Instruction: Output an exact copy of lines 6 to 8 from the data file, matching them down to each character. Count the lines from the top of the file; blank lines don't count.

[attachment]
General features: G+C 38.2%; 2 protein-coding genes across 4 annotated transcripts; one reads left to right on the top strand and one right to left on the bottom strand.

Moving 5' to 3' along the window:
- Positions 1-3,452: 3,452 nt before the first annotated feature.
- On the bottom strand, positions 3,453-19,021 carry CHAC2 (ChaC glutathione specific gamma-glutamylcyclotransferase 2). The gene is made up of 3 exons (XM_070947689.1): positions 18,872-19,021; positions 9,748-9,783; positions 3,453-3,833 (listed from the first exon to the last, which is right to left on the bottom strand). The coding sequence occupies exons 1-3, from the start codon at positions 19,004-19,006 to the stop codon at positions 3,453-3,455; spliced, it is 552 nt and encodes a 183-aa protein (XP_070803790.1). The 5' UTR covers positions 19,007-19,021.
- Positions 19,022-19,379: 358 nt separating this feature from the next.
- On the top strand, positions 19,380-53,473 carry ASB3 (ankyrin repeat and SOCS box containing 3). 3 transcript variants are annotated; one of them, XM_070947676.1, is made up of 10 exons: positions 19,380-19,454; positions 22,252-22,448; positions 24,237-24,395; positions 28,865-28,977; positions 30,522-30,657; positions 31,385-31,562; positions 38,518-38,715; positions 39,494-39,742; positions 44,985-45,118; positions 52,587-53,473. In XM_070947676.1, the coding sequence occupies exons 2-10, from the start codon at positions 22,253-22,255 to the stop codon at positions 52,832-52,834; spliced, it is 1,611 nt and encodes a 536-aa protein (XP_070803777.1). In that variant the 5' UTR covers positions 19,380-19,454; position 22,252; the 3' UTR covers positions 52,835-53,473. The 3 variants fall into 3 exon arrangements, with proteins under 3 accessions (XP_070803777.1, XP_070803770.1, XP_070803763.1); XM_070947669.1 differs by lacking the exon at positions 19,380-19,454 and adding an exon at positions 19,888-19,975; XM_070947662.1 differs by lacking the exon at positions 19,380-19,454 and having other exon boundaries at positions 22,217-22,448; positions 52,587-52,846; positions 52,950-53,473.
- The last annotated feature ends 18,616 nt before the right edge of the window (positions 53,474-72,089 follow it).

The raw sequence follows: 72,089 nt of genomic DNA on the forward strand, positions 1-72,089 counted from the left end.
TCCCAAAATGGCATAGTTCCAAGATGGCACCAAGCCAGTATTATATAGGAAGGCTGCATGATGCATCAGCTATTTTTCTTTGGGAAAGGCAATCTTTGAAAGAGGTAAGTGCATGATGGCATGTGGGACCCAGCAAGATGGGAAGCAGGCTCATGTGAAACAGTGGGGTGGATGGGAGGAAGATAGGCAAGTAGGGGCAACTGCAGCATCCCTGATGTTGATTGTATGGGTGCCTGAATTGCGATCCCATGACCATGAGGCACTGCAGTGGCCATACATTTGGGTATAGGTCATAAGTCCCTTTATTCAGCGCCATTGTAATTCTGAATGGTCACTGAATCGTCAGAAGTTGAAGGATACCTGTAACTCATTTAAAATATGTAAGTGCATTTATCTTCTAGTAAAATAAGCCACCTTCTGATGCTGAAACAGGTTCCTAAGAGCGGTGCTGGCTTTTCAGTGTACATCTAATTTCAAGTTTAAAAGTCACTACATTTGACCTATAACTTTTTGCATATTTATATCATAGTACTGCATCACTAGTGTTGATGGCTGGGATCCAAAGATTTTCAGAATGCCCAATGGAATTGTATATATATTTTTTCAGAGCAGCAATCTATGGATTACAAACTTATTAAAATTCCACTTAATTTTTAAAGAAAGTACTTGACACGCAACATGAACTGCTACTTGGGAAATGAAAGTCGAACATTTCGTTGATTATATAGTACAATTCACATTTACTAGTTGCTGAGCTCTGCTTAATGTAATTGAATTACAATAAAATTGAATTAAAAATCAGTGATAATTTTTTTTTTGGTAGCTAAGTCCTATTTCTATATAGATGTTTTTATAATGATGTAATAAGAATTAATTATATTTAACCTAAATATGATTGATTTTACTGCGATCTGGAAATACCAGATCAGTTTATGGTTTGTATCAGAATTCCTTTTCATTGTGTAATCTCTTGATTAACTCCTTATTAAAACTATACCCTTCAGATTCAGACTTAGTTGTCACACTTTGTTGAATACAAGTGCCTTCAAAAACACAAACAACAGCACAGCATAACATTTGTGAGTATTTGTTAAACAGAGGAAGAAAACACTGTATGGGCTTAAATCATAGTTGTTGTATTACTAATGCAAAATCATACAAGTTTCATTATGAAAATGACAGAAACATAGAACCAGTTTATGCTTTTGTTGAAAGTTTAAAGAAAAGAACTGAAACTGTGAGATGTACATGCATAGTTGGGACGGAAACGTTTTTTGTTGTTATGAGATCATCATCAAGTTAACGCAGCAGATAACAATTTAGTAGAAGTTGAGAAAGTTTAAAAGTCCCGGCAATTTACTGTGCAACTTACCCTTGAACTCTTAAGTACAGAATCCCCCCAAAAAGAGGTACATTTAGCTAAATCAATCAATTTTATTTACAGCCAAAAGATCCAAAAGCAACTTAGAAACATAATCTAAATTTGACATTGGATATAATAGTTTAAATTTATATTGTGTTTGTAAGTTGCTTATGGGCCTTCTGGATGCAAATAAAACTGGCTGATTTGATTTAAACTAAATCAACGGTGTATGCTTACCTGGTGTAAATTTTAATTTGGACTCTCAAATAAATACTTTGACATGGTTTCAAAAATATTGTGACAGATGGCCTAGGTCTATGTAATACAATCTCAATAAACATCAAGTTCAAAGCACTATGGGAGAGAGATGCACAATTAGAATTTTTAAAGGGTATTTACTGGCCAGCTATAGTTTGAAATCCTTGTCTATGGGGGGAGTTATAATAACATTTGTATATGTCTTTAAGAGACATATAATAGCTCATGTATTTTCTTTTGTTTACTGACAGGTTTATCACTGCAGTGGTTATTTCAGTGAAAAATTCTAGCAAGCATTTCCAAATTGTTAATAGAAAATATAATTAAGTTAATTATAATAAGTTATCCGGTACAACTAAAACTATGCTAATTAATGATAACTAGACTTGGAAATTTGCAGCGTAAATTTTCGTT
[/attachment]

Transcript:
- On the top strand, positions 19,380-53,473 carry ASB3 (ankyrin repeat and SOCS box containing 3). 3 transcript variants are annotated; one of them, XM_070947676.1, is made up of 10 exons: positions 19,380-19,454; positions 22,252-22,448; positions 24,237-24,395; positions 28,865-28,977; positions 30,522-30,657; positions 31,385-31,562; positions 38,518-38,715; positions 39,494-39,742; positions 44,985-45,118; positions 52,587-53,473. In XM_070947676.1, the coding sequence occupies exons 2-10, from the start codon at positions 22,253-22,255 to the stop codon at positions 52,832-52,834; spliced, it is 1,611 nt and encodes a 536-aa protein (XP_070803777.1). In that variant the 5' UTR covers positions 19,380-19,454; position 22,252; the 3' UTR covers positions 52,835-53,473. The 3 variants fall into 3 exon arrangements, with proteins under 3 accessions (XP_070803777.1, XP_070803770.1, XP_070803763.1); XM_070947669.1 differs by lacking the exon at positions 19,380-19,454 and adding an exon at positions 19,888-19,975; XM_070947662.1 differs by lacking the exon at positions 19,380-19,454 and having other exon boundaries at positions 22,217-22,448; positions 52,587-52,846; positions 52,950-53,473.
- The last annotated feature ends 18,616 nt before the right edge of the window (positions 53,474-72,089 follow it).

The raw sequence follows: 72,089 nt of genomic DNA on the forward strand, positions 1-72,089 counted from the left end.